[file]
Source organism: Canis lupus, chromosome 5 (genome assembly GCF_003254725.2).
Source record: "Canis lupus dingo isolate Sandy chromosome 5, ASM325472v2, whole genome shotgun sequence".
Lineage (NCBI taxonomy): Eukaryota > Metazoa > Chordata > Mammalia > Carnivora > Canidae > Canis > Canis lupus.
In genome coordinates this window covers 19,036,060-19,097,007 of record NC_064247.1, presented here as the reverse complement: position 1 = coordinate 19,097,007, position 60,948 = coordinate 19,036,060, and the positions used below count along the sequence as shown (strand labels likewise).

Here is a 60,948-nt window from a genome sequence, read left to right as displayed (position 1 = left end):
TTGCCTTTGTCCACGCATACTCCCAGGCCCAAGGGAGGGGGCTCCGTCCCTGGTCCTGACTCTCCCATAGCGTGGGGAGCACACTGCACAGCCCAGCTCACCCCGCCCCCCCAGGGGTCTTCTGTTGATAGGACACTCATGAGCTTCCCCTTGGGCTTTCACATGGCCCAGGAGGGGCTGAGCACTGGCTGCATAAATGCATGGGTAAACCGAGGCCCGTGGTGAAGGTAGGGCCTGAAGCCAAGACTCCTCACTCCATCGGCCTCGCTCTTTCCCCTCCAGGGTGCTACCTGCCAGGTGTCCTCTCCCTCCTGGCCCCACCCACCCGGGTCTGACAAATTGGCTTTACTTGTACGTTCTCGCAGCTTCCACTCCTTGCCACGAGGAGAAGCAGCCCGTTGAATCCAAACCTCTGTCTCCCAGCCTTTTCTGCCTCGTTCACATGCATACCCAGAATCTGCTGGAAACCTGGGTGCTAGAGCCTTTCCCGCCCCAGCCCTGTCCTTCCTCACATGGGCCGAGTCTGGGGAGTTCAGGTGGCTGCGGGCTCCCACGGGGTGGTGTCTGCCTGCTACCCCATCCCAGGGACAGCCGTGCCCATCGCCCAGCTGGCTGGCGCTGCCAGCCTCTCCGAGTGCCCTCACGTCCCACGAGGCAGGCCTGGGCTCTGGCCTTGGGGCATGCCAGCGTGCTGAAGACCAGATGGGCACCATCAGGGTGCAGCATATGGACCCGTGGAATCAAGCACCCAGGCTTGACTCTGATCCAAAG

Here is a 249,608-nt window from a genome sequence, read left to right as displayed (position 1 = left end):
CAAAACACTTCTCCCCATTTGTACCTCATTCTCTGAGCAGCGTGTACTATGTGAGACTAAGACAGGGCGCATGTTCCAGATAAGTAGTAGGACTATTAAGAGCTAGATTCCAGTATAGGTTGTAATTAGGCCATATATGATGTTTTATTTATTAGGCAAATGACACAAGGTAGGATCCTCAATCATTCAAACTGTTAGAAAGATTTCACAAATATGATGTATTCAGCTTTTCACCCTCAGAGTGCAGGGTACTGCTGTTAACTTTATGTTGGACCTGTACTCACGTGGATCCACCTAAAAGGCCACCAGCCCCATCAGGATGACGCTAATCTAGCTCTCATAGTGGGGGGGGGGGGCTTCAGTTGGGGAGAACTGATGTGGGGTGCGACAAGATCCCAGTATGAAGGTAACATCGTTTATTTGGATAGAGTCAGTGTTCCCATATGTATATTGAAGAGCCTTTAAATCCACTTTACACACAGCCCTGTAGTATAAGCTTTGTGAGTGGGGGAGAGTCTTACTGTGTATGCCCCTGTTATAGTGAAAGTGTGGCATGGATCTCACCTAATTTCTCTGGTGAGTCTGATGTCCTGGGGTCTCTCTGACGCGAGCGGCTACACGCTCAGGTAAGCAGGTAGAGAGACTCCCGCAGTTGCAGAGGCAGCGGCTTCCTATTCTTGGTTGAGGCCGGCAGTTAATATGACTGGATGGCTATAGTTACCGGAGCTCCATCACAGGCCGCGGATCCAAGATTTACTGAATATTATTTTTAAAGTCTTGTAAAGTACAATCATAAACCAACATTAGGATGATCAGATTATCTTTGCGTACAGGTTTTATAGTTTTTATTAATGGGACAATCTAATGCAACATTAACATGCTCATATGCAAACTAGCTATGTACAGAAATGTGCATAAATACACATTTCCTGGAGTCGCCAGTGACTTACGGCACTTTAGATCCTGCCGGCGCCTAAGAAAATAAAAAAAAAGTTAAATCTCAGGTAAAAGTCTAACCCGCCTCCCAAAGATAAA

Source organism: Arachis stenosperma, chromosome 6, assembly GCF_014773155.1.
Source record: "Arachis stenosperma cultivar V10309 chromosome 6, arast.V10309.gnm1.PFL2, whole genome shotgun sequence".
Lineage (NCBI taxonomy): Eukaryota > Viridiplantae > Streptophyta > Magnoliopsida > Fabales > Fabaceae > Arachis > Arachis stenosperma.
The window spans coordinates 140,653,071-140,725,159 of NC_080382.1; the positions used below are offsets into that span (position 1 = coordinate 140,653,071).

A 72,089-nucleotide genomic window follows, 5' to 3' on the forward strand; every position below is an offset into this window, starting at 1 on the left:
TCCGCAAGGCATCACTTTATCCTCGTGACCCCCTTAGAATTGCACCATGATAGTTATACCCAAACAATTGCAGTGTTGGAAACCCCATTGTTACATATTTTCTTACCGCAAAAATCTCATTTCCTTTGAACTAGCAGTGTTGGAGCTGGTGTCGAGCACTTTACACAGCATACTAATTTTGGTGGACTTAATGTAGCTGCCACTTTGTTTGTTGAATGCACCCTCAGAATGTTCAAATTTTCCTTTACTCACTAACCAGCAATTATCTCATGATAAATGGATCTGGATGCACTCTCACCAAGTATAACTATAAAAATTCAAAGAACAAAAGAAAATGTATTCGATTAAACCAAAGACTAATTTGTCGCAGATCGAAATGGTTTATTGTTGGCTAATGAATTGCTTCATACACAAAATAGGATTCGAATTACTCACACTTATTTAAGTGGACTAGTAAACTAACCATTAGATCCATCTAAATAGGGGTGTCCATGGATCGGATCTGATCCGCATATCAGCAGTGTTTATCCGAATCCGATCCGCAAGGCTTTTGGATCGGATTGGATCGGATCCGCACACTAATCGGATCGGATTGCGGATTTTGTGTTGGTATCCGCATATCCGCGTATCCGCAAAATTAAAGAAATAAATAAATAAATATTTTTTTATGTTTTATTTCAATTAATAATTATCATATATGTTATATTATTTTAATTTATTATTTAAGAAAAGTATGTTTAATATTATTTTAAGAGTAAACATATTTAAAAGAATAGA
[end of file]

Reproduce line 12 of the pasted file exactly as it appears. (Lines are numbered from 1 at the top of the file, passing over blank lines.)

The window spans coordinates 140,653,071-140,725,159 of NC_080382.1; the positions used below are offsets into that span (position 1 = coordinate 140,653,071).